As we learned with recipes for beef, lamb, pork, and poultry, cooking en cocotte — cooking a protein in a covered pot with little to no liquid — concentrates flavor.
We were skeptical that the technique would successfully translate to fish. Fish cooks quickly; would the fish dry out in the dry pot? We gave the technique a shot with fatty salmon fillets, however, and we were more than pleasantly surprised.
By passing on searing the salmon fillets, we found that we got just what we wanted: perfectly cooked, moist salmon, basted in its own jus, that flaked apart in large buttery chunks.
Leeks sauteed and then layered first in the pot contributed their onion-like sweetness and protected the fish from the heat of the pan bottom. A quick sauce made with white wine and butter added some more dimension and richness.
To ensure uniform pieces of fish that cook at the same rate, we prefer to buy a whole center-cut fillet and cut it into evenly sized individual fillets ourselves. If buying individual fillets, make sure they are the same size and thickness.
If the fillets are thicker or thinner than 1 1/2 inches, you may need to adjust the cooking time slightly. If you can find only skin-on fillets, remove the skin before cooking or the sauce will be greasy.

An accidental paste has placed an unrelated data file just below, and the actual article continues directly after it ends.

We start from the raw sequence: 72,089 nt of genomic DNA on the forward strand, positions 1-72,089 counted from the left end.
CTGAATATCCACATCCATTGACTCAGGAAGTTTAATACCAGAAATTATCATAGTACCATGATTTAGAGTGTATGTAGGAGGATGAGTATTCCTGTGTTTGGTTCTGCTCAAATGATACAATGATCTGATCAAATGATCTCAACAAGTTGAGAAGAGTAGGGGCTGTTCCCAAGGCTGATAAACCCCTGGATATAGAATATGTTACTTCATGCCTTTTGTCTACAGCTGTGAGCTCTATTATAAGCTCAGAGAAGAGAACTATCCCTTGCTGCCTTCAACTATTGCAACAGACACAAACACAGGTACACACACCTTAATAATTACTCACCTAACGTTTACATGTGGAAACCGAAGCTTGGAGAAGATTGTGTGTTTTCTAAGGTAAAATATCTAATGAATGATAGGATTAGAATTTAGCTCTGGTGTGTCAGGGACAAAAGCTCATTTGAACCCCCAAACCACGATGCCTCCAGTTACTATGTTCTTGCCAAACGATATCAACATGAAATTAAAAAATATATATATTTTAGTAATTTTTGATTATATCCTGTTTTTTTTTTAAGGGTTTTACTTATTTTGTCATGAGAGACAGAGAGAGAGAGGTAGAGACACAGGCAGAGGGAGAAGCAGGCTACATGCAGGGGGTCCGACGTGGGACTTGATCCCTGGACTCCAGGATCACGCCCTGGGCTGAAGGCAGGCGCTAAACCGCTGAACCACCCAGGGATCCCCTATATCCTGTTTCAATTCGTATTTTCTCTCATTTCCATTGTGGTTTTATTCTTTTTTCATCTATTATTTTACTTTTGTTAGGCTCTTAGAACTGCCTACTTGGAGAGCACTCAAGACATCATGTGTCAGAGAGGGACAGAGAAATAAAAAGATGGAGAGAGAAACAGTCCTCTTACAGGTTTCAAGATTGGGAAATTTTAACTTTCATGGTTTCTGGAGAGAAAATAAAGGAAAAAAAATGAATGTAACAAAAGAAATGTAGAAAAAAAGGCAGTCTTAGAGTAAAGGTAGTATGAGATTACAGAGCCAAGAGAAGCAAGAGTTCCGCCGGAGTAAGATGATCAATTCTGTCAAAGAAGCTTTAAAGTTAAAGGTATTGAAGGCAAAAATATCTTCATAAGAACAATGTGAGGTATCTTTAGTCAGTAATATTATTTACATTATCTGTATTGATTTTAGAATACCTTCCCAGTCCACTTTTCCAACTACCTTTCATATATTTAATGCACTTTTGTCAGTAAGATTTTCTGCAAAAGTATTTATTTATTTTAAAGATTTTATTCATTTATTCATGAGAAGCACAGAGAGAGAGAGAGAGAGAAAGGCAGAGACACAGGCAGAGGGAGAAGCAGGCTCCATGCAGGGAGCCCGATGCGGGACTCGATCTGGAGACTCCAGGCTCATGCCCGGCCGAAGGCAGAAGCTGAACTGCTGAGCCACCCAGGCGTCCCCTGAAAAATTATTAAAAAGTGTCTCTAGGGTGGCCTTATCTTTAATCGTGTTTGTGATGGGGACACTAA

SALMON EN COCOTTE WITH LEEKS AND WHITE WINE
Start to finish: 50 minutes
1 (1 3/4- to 2 pound) skinless salmon fillet, about 1 1/2 inches at thickest part
Salt and pepper
2 tablespoons extra-virgin olive oil
2 leeks, white and light green parts only, halved lengthwise, sliced thin and washed thoroughly
2 sprigs fresh thyme
2 garlic cloves, minced
1/2 cup dry white wine
2 tablespoons unsalted butter, cut into 2 pieces
SALMON EN COCOTTE WITH CELERY AND ORANGE
Nutrition information per serving: 450 calories; 228 calories from fat; 25 g fat (7 g saturated; 0 g trans fats); 124 mg cholesterol; 389 mg sodium; 8 g carbohydrate; 1 g fiber; 2 g sugar; 40 g protein.